Inclusion as a starting point is difficult to address and implement because it requires a self-examination of deeply rooted norms and rules that have been in place for decades — created in a time when racism was more overt. For an established organization to start with inclusion would mean a total cultural transformation. For a new organization, however, where the organizational culture has not yet been developed, inclusion could be a successful way to begin the DEI journey.
Meyer has led its DEI work with equity, by institutionalizing equity into policies, programs and communications. Diversity then followed, because staff and board knew they could only meaningfully pursue equitable practices and programs if they included the voice of those who experience racial inequities. In short, if you are working on racial equity, you need to listen to and follow the lead of the racially oppressed who know the systemic and institutional racism firsthand. (Not a novel idea, but a simple approach that surprisingly does not happen as often as it should.) Also as a result of the equity focus, Meyer has made progress on creating an inclusive culture, which should be the most difficult part of DEI to address for an organization that's more than 30 years old. How has this happened? One explanation is that staff and board have a strong sense of emotional intelligence. The values of empathy, humility, transparency and flexibility were already part of Meyer's culture.
So, is leading with equity the real answer? Perhaps. We’ll see as more organizations follow suit.
Tough Questions Along the Way
As I continue my Momentum Fellowship journey learning about the intricacies of equity in grantmaking, tough questions remain. Even if Meyer gets everything right as an organization, will our work address and change the systems and institutions that have led us to an inequitable sector and society in the first place?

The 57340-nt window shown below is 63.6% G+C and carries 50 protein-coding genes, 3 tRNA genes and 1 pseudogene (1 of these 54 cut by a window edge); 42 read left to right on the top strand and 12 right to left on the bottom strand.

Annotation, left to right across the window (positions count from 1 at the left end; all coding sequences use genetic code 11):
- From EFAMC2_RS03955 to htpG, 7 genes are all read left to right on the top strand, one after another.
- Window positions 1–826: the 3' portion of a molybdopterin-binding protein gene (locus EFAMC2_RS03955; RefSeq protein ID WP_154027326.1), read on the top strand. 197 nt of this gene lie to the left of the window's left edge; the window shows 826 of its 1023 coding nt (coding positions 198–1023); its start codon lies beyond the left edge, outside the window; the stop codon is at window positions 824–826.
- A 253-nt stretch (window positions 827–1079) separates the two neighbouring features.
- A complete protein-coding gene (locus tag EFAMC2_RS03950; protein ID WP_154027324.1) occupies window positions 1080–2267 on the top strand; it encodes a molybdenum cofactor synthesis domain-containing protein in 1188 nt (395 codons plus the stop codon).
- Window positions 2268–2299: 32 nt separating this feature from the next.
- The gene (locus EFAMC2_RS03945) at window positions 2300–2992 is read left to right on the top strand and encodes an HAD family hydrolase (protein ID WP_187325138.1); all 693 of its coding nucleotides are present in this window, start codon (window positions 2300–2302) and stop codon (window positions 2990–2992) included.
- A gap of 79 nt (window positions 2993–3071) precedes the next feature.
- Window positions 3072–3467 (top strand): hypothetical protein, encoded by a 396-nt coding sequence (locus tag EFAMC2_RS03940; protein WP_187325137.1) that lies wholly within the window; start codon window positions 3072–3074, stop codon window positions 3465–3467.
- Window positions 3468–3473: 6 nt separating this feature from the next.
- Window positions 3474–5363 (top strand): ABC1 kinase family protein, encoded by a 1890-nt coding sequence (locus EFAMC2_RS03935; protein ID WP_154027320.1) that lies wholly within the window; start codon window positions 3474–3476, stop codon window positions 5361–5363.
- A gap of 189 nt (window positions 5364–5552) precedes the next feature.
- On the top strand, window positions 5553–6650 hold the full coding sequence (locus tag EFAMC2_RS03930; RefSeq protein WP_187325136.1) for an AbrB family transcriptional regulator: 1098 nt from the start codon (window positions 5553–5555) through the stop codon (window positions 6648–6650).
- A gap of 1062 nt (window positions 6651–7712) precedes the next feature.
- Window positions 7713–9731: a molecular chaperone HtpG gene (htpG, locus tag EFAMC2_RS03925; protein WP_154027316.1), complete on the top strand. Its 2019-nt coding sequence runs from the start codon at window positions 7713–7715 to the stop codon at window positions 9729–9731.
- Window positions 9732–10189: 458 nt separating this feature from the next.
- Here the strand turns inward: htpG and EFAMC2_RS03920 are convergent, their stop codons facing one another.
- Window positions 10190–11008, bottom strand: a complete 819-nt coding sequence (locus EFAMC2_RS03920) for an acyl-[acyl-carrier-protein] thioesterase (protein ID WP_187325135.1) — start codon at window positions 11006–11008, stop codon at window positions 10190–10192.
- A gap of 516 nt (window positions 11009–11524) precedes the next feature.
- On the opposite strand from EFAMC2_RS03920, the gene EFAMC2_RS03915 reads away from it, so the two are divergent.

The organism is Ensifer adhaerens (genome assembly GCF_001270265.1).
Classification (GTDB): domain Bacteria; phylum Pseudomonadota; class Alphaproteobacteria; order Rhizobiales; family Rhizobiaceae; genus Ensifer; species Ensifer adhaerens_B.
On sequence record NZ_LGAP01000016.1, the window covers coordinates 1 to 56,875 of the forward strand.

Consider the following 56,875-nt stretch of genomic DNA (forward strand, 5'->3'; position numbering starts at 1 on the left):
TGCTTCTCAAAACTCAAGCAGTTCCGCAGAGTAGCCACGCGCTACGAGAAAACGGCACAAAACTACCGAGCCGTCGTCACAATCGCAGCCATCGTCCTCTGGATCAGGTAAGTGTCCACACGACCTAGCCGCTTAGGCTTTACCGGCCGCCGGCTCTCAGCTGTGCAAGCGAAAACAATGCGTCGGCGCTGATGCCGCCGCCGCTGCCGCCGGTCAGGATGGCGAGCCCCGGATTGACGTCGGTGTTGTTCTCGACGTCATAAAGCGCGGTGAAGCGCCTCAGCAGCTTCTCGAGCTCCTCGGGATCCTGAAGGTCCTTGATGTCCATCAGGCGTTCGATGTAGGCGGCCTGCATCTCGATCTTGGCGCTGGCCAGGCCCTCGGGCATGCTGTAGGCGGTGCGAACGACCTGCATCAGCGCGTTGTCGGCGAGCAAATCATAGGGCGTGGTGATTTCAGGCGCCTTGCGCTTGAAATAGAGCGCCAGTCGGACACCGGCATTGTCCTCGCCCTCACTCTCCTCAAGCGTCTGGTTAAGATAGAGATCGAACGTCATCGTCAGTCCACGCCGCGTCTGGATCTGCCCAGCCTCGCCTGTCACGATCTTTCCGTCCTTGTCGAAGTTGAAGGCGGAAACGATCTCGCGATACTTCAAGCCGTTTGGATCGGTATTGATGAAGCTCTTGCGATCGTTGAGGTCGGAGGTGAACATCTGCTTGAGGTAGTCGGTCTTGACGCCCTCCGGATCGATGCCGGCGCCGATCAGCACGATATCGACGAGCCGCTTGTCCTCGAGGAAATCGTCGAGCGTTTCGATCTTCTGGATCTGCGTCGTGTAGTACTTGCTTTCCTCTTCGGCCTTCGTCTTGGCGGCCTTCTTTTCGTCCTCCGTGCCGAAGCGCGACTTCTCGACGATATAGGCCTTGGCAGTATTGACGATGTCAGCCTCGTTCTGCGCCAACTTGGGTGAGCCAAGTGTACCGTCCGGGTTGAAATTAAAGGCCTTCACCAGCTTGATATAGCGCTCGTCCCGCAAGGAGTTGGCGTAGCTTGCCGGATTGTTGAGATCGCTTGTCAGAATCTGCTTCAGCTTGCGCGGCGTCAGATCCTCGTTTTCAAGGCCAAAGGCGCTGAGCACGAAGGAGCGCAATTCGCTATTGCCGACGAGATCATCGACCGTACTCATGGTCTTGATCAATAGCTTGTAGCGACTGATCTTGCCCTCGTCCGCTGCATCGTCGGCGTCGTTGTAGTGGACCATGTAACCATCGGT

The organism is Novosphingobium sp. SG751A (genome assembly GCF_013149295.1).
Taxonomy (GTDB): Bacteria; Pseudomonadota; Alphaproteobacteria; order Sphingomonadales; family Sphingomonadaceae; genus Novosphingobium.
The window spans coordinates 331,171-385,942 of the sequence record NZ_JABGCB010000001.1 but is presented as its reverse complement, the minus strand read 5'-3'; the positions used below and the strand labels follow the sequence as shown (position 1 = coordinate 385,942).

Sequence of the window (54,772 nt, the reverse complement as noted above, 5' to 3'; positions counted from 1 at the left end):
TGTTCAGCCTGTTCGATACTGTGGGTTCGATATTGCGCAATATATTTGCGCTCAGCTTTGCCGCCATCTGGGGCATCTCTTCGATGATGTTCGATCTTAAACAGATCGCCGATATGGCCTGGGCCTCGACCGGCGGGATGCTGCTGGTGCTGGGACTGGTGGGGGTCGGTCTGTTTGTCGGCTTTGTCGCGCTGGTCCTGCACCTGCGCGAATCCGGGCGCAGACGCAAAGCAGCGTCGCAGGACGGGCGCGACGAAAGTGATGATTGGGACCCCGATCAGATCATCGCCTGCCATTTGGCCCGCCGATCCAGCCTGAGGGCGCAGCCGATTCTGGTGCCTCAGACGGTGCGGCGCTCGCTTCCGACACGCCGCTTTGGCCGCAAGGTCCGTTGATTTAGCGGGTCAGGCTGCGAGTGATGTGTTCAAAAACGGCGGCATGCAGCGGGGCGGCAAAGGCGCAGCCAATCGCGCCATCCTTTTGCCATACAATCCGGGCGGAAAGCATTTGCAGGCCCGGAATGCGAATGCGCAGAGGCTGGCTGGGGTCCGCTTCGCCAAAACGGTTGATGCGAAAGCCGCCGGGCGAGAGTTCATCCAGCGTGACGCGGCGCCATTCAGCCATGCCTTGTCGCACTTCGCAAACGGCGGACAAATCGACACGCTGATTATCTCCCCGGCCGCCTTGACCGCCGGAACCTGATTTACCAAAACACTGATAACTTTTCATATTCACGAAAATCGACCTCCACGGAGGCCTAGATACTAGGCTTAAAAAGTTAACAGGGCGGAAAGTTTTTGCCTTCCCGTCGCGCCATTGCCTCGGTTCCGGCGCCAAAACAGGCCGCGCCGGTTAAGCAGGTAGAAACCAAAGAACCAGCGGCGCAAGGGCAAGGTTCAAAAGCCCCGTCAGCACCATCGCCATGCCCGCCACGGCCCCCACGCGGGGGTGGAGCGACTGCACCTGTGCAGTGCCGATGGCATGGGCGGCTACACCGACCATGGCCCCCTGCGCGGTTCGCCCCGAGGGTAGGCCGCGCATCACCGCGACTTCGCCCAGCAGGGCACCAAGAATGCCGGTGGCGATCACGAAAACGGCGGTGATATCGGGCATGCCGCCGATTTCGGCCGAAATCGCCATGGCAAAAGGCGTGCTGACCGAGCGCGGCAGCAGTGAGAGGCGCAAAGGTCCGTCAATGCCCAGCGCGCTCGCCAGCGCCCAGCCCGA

And is the broader philanthropy sector sustaining its own life and creating its own work by investing dollars in a system that continues to oppress and create the very problems that foundations are set up to address?
Are foundations missing deep, impactful solutions that breakdown systems and transform institutions because they too often ask the least impacted and most privileged to direct and find solutions for the most impacted and least privileged?
Dalian Yates, another Momentum Fellow, recently emailed our cohort a New York Times op-ed, Why Giving Back Isn’t Enough. The author, Ford Foundation's Darren Walker, describes the systemic challenges of equity in the philanthropic sector:
Too often, we have declined to question our own circumstances: a system that produces vast differences in privilege, and then tasks the most privileged with improving the system… ‘giving back’ is necessary, but not sufficient. We should seek to bring about lasting, systemic change, even if that change might adversely affect us. We must bend each act of generosity toward justice. We, as foundations and individuals, should fund people, their ideas and organizations that are capable of addressing deep-rooted injustice… are we hearing — and heeding — those who understand the problems best?
Walker ends with the most poignant question that all of us working in the philanthropy sector should think deeply about and ask ourselves and others: “What can we do to leverage our privilege to disrupt the drivers of inequality?” I'll add, "... in meaningful, equitable and truly successful ways that uplift the voice and values of the very communities that are most impacted by the inequities that foundations have tasked themselves to solve." Focusing on the "how" we do DEI work is more effective than focusing solely on the "what" we do.
While Meyer Memorial Trust, Philanthropy Northwest and the Momentum Fellowship may not holistically solve these deeply rooted systemic challenges anytime soon, we can surely pave the way towards an equitable future. I am grateful to be a part of this transformation, co-creating a place where my daughters and their children may thrive — in a "flourishing and equitable Oregon."
Marcelo Bonta is a Momentum Fellow hosted by Meyer Memorial Trust. Read more about the Momentum Fellowship on our website, and stay tuned for more blog posts from our first cohort.